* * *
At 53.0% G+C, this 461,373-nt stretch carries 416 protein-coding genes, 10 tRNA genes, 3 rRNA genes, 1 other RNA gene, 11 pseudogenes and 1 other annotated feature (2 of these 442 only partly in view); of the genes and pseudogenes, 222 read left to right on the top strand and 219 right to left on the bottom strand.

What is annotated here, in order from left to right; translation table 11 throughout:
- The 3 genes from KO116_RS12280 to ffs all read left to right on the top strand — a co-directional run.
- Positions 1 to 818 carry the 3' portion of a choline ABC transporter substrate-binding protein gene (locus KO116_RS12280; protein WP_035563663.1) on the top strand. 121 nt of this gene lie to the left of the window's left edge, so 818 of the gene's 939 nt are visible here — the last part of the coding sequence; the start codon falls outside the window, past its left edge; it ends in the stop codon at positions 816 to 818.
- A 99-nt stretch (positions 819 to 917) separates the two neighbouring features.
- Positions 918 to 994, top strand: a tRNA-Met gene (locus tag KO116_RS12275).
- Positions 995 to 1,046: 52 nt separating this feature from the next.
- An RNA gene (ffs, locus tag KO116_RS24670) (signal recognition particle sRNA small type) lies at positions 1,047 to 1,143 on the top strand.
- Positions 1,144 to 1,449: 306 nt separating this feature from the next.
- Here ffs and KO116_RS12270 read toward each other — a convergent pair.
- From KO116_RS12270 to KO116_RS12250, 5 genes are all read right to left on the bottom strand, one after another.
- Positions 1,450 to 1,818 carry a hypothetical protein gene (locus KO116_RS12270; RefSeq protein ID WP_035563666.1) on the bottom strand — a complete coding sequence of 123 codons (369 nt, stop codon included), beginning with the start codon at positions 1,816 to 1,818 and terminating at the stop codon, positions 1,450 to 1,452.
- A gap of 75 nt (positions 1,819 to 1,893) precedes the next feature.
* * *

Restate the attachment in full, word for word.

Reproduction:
At 53.0% G+C, this 461,373-nt stretch carries 416 protein-coding genes, 10 tRNA genes, 3 rRNA genes, 1 other RNA gene, 11 pseudogenes and 1 other annotated feature (2 of these 442 only partly in view); of the genes and pseudogenes, 222 read left to right on the top strand and 219 right to left on the bottom strand.

What is annotated here, in order from left to right; translation table 11 throughout:
- The 3 genes from KO116_RS12280 to ffs all read left to right on the top strand — a co-directional run.
- Positions 1 to 818 carry the 3' portion of a choline ABC transporter substrate-binding protein gene (locus KO116_RS12280; protein WP_035563663.1) on the top strand. 121 nt of this gene lie to the left of the window's left edge, so 818 of the gene's 939 nt are visible here — the last part of the coding sequence; the start codon falls outside the window, past its left edge; it ends in the stop codon at positions 816 to 818.
- A 99-nt stretch (positions 819 to 917) separates the two neighbouring features.
- Positions 918 to 994, top strand: a tRNA-Met gene (locus tag KO116_RS12275).
- Positions 995 to 1,046: 52 nt separating this feature from the next.
- An RNA gene (ffs, locus tag KO116_RS24670) (signal recognition particle sRNA small type) lies at positions 1,047 to 1,143 on the top strand.
- Positions 1,144 to 1,449: 306 nt separating this feature from the next.
- Here ffs and KO116_RS12270 read toward each other — a convergent pair.
- From KO116_RS12270 to KO116_RS12250, 5 genes are all read right to left on the bottom strand, one after another.
- Positions 1,450 to 1,818 carry a hypothetical protein gene (locus KO116_RS12270; RefSeq protein ID WP_035563666.1) on the bottom strand — a complete coding sequence of 123 codons (369 nt, stop codon included), beginning with the start codon at positions 1,816 to 1,818 and terminating at the stop codon, positions 1,450 to 1,452.
- A gap of 75 nt (positions 1,819 to 1,893) precedes the next feature.